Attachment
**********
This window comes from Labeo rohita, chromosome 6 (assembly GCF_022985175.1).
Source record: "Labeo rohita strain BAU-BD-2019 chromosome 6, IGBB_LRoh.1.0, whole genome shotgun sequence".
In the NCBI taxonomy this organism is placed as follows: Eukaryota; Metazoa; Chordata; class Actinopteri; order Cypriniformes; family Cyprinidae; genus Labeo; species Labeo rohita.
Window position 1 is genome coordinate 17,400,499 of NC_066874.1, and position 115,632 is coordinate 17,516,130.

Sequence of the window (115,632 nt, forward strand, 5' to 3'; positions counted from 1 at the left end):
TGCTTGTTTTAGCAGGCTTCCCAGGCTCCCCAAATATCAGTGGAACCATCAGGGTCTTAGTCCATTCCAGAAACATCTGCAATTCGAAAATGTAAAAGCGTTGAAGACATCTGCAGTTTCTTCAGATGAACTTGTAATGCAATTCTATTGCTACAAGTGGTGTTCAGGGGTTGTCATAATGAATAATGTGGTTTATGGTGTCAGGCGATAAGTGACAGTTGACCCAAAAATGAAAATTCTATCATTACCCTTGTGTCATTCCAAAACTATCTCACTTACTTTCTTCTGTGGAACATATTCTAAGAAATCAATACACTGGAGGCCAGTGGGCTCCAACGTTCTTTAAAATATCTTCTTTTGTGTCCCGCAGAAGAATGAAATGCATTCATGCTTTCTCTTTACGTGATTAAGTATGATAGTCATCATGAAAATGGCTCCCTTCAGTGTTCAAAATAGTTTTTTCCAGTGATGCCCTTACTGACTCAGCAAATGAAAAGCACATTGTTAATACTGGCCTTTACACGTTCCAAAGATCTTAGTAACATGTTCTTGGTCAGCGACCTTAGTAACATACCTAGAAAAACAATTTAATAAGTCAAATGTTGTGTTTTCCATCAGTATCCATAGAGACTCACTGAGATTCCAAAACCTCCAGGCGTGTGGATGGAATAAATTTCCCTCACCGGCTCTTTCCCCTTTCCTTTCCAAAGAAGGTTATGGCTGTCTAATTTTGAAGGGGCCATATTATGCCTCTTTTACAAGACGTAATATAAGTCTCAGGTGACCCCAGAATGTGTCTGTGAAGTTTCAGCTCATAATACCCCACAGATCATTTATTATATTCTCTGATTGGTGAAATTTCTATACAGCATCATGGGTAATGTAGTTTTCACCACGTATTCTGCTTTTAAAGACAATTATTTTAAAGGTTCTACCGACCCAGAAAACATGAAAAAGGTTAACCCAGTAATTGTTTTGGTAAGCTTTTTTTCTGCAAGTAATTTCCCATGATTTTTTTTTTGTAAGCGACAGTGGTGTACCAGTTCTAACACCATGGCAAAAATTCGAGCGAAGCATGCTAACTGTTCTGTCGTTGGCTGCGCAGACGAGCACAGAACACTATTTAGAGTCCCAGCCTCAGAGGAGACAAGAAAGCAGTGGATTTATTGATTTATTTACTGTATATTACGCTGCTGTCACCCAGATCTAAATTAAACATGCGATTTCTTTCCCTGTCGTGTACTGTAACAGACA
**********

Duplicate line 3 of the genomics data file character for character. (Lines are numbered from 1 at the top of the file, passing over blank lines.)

In the NCBI taxonomy this organism is placed as follows: Eukaryota; Metazoa; Chordata; class Actinopteri; order Cypriniformes; family Cyprinidae; genus Labeo; species Labeo rohita.